6) A Vaccine for triple negative breast cancer

What’s the problem?

Triple-negative breast cancer (TNBC) is the hardest to treat, with no targeted treatments, and often affects younger women. Last year, with your help, we funded Professor Sarah Young at Otago University to develop a virus-based vaccine for TNBC. Having successfully developed a virus that works in breast cancer cell lines, she now needs to figure out how it might work for patients work in combination with existing treatments.

What are we doing?

We’ve awarded Professor Young another grant of $107,000 to test her vaccine in mice, in combination with new and existing treatments. If her team can find a combination that works to prevent TNBC from spreading, they’ll have taken a vital step towards human clinical trials.

7) Digital pathology for more accurate breast cancer diagnosis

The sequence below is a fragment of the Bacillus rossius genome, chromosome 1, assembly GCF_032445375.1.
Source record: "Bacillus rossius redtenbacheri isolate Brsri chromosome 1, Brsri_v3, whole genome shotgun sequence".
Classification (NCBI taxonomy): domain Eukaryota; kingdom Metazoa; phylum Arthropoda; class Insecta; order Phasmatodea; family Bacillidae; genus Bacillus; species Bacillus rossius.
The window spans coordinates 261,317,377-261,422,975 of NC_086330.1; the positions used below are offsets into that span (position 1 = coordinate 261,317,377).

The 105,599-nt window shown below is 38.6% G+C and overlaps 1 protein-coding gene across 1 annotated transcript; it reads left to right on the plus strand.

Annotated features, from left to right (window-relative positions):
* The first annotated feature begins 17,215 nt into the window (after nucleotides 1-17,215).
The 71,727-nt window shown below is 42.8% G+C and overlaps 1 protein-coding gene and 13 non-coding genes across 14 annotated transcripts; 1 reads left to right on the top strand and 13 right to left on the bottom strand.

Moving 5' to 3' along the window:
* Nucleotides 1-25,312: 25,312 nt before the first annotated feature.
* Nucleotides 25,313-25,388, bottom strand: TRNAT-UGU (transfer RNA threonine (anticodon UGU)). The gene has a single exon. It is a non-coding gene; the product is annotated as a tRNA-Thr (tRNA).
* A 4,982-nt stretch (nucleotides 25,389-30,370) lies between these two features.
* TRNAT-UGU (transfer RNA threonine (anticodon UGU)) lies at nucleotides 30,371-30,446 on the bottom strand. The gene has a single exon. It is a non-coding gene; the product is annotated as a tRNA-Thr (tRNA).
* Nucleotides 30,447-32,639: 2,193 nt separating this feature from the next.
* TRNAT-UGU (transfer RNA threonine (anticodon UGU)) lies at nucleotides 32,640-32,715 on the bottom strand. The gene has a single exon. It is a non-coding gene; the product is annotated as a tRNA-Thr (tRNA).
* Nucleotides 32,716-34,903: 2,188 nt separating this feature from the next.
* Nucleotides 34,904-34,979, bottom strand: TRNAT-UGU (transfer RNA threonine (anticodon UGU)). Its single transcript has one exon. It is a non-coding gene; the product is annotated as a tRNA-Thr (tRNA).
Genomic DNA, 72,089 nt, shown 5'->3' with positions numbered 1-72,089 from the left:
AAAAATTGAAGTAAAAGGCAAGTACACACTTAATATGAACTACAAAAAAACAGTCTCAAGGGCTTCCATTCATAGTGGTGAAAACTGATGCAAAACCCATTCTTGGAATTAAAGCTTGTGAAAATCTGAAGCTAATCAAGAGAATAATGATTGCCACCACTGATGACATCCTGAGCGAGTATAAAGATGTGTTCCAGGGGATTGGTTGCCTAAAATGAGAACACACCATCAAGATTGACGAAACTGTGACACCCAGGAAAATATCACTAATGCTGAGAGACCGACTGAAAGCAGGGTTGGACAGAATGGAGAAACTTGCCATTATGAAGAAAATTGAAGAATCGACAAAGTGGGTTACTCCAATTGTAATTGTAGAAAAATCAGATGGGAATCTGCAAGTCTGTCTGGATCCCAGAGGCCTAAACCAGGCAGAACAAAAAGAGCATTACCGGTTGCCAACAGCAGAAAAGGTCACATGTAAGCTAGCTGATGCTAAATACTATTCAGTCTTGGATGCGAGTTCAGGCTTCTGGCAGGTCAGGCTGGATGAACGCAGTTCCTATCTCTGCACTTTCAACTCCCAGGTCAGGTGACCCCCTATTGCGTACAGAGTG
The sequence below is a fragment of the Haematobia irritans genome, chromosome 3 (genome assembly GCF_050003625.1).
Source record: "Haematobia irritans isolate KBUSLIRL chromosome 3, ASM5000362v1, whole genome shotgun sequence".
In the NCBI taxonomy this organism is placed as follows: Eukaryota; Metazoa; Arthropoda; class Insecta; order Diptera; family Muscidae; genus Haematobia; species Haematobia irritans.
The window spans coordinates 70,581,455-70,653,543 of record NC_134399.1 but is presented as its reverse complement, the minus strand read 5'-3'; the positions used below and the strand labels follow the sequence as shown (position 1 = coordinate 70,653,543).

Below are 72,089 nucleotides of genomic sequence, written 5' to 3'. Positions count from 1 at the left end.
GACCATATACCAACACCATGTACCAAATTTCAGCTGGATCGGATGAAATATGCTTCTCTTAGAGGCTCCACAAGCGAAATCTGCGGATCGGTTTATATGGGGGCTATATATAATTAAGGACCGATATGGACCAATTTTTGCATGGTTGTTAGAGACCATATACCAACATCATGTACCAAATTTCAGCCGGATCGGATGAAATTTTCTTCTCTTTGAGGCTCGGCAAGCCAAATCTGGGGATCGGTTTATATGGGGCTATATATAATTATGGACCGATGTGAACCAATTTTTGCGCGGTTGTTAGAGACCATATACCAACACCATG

What’s the problem?

If you have a biopsy for suspected breast cancer, a pathologist views your tumour sample through a microscope, to see what type of tumour you have, how aggressive it is, and other important features. The process is time-consuming, sometimes subjective and can result in errors. Pathologists agree that new, digital “whole slide imaging” systems will make interpreting biopsies much faster and more reliable. The challenge is to develop the right algorithms to make these expert systems as accurate as possible.

What are we doing?

Last year, Associate Professor Ramakrishnan Mukundan and his team from the School of Computer Science at Canterbury University came 2nd out of 104 entries in a global competition to develop machine-learning algorithms for the pathology of HER2+ breast cancer. We’ve awarded him $100,000 to refine and improve his algorithm and then to develop an automated image analysis system that will improve the accuracy and efficiency of pathology in NZ.

8) Using fat stem cells to improve breast reconstruction

What’s the problem?

Fat grafting is an appealing option for breast reconstruction because it uses natural tissue with low surgical risk. Unfortunately, up to 70% of the fat injected into the chest disappears after surgery; patients need multiple surgeries to achieve a successful reconstruction. Doctors don’t know why there is such a high loss of injected fat.

What are we doing?